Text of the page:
Back To Basics

Finally, the media is actually presenting some real truth about moms and alcohol! If you haven’t seen Maria Shriver’s segment featured on the Today Show this morning, click here. And, coming from one of the morning shows that basically promotes daily drinking, it meant even more (I’m talking about you Kathie Lee and Hoda!).

Many of us in recovery are familiar with the author Stefanie Wilder-Taylor who was interviewed for the segment. Oh, how I can relate to her story! She pretty much sums it up when she says,“All of a sudden I was like, I don’t have an off switch.” But, as a mom who looked the part, she didn’t feel like she could be an alcoholic.

I talk a lot about my life living sober and what that’s like, but I think once in a while it’s important to go back to the beginning when I finally realized I was an alcoholic and the fear that consumed me then. I’ve been contacted by a number of women in my community who have read my blog and know my story and I’m constantly reminded of the intense fear in admitting you have a problem. Most of these women are like me. They’re moms and wives who on the outside look like they have it all together, but inside they are suffering and questioning their dependence on alcohol.

I cannot begin to express the fear I felt in admitting I was an alcoholic. I was fearful of what others would think, how they would react to the news and how they would respond to me personally. I couldn’t imagine my life without alcohol, mainly wine because that was my “thing.” It had become such an ingrained part of my everyday life, that really (as horrible as it sounds now), I couldn’t imagine life without it. Date nights, happy hours, weddings, parties, girls’ night outs, work events, conferences, and yes, even play dates – you name it. The thought of not having a drink at any of these was incomprehensible. I even briefly thought about becoming Mormon because they didn’t drink anyway, right? Yes, these are the thoughts that went through my head.

Most of the women who have contacted me haven’t followed through with getting help. And, believe me, I get it. It’s by far the hardest thing I’ve ever had to do in my life. It takes major desperation, defeat and humility to walk through the doors of treatment or your first recovery meeting. You’re afraid of giving up what has become your comfort, your best friend; you’re afraid of what people will think and say; you’re afraid of who you will see and who will see you. We all have our bottoms; our lowest point when we realize we can no longer go on with the way we’ve been living. As much as I want to tell them how amazing and gratifying sobriety is, they have to truly want it. It’s one of the hardest parts of being sober – seeing yourself in others and knowing what is possible for them as well.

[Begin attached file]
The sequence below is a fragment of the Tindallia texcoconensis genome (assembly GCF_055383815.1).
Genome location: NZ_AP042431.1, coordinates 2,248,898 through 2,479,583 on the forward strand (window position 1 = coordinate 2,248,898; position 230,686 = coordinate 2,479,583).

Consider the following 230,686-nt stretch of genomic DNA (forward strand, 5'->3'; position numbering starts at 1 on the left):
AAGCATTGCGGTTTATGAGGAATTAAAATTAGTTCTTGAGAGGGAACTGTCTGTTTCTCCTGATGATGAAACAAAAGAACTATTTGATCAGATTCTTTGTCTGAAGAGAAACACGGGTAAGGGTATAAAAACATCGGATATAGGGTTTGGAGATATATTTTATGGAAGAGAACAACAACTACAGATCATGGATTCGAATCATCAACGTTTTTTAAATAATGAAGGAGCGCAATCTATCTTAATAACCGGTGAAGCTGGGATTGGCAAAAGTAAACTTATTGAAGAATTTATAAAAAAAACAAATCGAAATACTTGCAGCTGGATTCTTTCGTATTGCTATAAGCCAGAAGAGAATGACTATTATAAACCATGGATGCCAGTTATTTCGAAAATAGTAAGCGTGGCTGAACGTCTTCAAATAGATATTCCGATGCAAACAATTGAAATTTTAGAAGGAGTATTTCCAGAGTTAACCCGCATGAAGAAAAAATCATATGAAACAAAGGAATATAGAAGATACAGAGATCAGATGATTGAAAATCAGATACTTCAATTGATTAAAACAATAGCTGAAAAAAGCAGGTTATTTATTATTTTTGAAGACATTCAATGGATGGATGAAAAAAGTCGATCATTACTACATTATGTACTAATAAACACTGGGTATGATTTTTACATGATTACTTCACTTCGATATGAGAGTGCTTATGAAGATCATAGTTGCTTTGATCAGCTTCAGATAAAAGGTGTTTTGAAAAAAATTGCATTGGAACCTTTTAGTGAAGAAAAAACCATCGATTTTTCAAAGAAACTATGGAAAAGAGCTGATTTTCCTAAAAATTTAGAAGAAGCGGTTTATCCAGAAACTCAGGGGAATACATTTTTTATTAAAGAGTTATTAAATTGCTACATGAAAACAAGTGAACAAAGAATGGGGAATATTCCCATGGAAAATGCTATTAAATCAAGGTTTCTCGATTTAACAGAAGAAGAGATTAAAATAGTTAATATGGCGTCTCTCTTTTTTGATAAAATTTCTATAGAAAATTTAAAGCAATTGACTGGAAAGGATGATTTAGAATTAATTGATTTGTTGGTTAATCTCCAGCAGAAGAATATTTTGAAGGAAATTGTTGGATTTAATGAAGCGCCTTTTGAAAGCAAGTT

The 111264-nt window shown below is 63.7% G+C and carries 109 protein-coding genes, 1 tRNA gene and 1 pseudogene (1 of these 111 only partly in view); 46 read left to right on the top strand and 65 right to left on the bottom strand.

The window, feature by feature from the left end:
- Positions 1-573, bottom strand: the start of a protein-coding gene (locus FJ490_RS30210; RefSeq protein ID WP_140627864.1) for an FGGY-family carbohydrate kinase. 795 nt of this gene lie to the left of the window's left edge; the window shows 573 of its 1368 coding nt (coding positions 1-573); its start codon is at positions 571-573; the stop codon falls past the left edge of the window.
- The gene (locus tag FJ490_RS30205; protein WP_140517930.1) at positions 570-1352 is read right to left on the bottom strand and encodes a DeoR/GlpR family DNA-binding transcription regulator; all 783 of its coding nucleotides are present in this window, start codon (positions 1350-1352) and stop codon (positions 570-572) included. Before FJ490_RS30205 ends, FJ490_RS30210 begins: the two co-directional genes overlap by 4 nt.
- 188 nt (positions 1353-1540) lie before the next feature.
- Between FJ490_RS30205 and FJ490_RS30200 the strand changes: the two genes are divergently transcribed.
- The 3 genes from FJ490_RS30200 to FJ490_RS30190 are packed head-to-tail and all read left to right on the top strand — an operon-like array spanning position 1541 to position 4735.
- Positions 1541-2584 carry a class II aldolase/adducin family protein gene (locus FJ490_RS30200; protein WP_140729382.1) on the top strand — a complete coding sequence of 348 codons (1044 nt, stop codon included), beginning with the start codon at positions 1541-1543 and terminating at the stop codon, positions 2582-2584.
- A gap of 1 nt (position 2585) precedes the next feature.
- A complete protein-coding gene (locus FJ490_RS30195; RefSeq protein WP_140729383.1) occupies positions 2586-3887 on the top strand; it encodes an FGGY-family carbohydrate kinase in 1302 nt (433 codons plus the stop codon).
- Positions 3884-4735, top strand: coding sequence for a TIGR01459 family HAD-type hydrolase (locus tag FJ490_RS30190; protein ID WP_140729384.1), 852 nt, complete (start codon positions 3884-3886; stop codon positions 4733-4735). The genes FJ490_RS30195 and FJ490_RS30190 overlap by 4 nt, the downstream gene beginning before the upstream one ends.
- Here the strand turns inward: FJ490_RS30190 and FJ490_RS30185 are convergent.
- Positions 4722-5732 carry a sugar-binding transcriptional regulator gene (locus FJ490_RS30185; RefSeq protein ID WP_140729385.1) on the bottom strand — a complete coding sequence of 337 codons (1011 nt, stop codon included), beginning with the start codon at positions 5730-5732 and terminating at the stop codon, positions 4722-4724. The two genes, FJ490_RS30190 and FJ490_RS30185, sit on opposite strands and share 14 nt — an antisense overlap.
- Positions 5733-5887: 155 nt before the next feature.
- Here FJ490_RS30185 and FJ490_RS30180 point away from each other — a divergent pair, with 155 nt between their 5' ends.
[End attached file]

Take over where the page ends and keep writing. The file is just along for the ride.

I know there are people who aren’t crazy about me sharing my story. And, I know there are people out there who think, “Just shut up already about your drinking and sobriety.” Or, those who think it’s a personal matter that I should keep to myself. And, to all of those people I say, “Hell, no.” Hell no I won’t shut up. Hell no I won’t shut up because if I can share my story and save one life – just one life – I will have accomplished everything I ever set out to do in sharing my story.

I know we have all seen the “Are You An Alcoholic?” quizzes, but I think it’s important to go back to some of those basic questions. Our society still has this image in their minds of what an alcoholic looks like, but the reality is we are all over the place. Here are some things to ask yourself:

  • Do you drink alone?
  • Do you look forward to drinking?
  • Do you drink to relieve boredom or loneliness?
  • Do you drive after drinking?
  • Do you drink to maintain a “buzz”?
  • Do you have memory loss after drinking?
  • Do you drink before leaving the house for an event?
  • Are you uncertain about going to events where there will not be alcohol?
  • Do you drink to feel more relaxed or less anxious?
  • Do you create situations (outings, parties, etc.) so you can drink?
  • Do you become defensive when someone questions you about your drinking?
  • Are you concerned about your drinking?
  • Do you drink while angry, upset, depressed or under stress?
  • Have you switched types of alcohol to prevent becoming too intoxicated?
  • Do you limit the amount of food you eat so you can get a better “buzz?”
  • Have you tried not to drink, but find yourself drinking anyway?

Just because you answer yes to some of these questions doesn’t mean you’re an alcoholic. However, if you see yourself relating to many of them, there’s a good chance you have a problem. Believe me, I’ve been there. I knew way before I ever admitted it that I had a problem.